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This study deals with the meanings and conditions of motherhood for some Muslim women in Sweden, the majority of which live in Stockholm. The analysis is based mainly on 16 in-depth interviews with women who self-identify as Muslims. A majority of them were born in Sweden. In this study, motherhood and mothering are defined as intentional care work situated within, and shaped by, specific social, cultural and historical contexts. I examine which gendered, religious and spatial meanings are associated with mothering and Muslim identity in a Swedish transnational context. The analysis shows that religion (for most of the women) constitutes aninterpretational frame for motherhood and for how children should be mothered into good Muslims and citizens.

The women represent Islam as a facilitating religion by making a distinction between religion and culture. The study also shows how the women approach the problem of maintaining the children’s Muslim identities and their self-esteem in a secularized and islamophobic Swedish context, and how they stress the importance of the child developing a strong inner self. Based on the women’s own experiences of having been singled out as different, they respond to a racist logic associated with certain norms and conceptions about what counts as freedom or oppression. The interviews also reveal a transnational aspect of their mothering in which they consider what other places can offer their children.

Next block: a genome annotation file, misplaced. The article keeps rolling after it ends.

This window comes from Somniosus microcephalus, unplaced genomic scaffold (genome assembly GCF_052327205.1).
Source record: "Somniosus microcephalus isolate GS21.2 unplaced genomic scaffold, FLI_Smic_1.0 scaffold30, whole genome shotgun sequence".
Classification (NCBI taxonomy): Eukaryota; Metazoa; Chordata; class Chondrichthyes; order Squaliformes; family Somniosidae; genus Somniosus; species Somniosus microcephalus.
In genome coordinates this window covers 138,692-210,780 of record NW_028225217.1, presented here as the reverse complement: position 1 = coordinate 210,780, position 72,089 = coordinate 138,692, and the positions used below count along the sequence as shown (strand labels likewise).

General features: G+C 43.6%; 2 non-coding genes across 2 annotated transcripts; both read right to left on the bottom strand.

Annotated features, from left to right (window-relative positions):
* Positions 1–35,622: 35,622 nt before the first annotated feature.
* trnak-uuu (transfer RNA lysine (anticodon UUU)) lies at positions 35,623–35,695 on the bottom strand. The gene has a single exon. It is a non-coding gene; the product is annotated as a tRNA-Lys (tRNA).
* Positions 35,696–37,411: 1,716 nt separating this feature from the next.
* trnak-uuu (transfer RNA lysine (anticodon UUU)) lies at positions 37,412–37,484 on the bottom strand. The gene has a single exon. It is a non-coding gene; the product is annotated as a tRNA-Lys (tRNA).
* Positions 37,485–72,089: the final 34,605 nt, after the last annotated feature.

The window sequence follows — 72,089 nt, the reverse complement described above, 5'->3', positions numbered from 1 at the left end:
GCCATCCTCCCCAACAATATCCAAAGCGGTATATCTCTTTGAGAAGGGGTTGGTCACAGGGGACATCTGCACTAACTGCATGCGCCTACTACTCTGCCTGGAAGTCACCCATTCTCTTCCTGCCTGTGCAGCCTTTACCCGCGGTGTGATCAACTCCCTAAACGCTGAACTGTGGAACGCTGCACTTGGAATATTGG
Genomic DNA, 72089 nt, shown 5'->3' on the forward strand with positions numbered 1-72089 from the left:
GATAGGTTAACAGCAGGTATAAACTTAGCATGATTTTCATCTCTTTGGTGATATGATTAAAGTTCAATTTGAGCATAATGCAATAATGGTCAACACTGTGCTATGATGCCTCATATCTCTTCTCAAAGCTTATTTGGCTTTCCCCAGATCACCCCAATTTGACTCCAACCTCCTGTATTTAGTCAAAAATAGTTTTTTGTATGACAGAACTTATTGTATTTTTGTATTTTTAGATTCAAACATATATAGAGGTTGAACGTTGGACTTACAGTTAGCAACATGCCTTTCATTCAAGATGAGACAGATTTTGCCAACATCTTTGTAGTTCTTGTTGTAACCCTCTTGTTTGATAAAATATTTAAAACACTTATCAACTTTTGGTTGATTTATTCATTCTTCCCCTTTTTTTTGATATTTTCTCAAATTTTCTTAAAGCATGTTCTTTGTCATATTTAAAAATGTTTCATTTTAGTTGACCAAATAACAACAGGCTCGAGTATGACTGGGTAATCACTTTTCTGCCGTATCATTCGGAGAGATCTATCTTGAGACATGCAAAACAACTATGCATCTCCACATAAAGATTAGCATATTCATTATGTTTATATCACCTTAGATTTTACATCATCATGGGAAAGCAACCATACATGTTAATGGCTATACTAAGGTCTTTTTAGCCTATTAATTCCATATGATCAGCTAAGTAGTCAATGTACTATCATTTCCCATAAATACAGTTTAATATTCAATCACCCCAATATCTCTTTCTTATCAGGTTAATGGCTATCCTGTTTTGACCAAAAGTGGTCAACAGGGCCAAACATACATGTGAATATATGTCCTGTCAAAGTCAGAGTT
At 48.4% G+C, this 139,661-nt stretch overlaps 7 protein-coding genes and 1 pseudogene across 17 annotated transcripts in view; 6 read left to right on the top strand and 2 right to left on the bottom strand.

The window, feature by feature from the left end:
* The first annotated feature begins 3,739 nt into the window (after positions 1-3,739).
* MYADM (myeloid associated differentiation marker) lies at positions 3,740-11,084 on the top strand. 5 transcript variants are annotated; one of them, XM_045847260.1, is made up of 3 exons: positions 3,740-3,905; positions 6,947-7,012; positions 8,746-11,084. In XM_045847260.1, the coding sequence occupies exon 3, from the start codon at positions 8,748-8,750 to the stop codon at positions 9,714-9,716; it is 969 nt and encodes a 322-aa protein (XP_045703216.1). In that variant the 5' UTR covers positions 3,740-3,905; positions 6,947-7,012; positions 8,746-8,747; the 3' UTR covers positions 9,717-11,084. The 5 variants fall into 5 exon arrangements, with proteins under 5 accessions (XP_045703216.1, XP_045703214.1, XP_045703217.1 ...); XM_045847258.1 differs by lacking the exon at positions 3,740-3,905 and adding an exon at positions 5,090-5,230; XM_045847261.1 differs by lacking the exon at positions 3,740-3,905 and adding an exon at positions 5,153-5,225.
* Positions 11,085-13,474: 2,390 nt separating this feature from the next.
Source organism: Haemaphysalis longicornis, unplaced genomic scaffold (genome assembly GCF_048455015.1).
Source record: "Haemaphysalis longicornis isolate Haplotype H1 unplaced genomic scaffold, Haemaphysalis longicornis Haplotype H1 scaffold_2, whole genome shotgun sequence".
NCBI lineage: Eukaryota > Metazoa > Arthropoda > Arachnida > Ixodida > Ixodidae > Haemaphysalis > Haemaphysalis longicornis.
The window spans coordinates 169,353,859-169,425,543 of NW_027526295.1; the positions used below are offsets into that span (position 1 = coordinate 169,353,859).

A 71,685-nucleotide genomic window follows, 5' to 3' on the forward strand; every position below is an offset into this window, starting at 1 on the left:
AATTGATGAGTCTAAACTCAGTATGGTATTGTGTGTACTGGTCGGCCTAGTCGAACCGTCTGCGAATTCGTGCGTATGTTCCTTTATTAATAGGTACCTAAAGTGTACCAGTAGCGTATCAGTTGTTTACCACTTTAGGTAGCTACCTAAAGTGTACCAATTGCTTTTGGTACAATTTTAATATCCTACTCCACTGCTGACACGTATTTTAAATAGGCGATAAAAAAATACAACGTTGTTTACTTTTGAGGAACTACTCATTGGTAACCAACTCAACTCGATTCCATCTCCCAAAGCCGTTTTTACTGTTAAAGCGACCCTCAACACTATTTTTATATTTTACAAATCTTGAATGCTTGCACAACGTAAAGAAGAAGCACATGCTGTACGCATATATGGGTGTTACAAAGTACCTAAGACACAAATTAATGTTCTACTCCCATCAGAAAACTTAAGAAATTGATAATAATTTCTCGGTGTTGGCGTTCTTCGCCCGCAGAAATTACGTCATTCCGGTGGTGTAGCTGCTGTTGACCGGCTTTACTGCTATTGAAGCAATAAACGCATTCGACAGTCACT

The thesis shows on the one hand how an authentic Muslim identity is related to ideas about Muslim places and origins; on the other hand it demonstrates how the women’s ambivalent affinities with Sweden, and (what they consider to be) Swedish and Muslim values, destabilize such an unambiguous connection. These ambivalent identifications show how the women’s conditional affinities become relevant for how they speak about motherhood and mothering and for how they relate to questions concerning “the good of the child”.